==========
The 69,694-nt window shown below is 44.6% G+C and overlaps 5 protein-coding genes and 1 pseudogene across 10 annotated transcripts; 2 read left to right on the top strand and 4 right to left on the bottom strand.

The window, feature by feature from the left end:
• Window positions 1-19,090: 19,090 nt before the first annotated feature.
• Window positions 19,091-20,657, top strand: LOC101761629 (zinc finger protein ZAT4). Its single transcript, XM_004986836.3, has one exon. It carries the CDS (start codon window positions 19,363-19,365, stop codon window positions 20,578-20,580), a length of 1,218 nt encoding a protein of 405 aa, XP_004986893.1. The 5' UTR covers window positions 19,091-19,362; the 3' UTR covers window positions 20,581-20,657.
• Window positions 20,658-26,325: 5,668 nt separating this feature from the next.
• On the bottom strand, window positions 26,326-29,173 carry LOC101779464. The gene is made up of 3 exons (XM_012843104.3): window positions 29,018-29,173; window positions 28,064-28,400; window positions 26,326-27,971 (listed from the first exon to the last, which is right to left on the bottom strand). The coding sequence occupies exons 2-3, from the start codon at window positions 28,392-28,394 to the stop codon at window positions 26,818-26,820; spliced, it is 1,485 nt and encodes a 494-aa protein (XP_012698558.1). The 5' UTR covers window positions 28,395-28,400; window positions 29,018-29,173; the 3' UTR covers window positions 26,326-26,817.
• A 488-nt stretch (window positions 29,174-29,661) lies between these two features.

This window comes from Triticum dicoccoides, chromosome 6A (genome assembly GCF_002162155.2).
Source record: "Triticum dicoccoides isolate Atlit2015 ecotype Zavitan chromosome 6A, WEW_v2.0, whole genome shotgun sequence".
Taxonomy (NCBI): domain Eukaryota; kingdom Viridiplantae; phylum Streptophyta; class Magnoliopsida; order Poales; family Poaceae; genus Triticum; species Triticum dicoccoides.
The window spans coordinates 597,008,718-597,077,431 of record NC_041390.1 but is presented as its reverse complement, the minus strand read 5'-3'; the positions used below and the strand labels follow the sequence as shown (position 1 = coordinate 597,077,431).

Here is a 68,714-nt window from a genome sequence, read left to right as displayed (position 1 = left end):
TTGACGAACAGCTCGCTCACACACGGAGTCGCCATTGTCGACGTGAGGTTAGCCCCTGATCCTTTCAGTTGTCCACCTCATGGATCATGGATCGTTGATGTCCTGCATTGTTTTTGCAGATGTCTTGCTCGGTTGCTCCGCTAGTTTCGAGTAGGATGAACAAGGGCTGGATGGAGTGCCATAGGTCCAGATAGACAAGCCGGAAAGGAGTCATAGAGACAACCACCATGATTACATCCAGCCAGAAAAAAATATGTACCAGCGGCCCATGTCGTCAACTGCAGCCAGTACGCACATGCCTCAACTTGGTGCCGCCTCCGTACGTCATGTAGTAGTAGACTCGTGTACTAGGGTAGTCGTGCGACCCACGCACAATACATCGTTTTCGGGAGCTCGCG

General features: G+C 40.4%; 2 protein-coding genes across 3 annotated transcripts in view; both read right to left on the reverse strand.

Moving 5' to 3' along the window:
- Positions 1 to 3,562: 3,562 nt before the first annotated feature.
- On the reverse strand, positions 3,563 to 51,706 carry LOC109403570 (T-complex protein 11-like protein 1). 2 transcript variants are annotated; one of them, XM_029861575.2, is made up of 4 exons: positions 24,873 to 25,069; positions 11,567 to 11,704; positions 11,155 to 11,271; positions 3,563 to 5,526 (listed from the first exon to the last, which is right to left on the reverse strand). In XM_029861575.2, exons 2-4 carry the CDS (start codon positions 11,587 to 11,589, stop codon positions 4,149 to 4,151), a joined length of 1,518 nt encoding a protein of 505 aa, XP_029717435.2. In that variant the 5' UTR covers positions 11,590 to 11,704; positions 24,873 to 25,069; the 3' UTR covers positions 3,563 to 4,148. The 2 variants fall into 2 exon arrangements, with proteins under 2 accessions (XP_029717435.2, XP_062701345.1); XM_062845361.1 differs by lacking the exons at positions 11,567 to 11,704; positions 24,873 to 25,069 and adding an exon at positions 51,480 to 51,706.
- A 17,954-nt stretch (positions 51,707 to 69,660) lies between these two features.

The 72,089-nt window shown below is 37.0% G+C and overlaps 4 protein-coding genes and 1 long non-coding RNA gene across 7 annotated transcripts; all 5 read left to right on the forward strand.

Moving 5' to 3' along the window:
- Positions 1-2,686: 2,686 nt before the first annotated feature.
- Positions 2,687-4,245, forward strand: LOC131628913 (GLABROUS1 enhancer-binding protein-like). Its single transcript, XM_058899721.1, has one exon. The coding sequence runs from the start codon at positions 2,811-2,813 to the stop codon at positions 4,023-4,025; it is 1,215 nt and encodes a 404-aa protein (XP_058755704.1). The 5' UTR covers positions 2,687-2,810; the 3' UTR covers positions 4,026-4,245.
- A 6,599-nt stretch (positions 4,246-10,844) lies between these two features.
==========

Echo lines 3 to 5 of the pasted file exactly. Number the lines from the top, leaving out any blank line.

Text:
• Window positions 1-19,090: 19,090 nt before the first annotated feature.
• Window positions 19,091-20,657, top strand: LOC101761629 (zinc finger protein ZAT4). Its single transcript, XM_004986836.3, has one exon. It carries the CDS (start codon window positions 19,363-19,365, stop codon window positions 20,578-20,580), a length of 1,218 nt encoding a protein of 405 aa, XP_004986893.1. The 5' UTR covers window positions 19,091-19,362; the 3' UTR covers window positions 20,581-20,657.
• Window positions 20,658-26,325: 5,668 nt separating this feature from the next.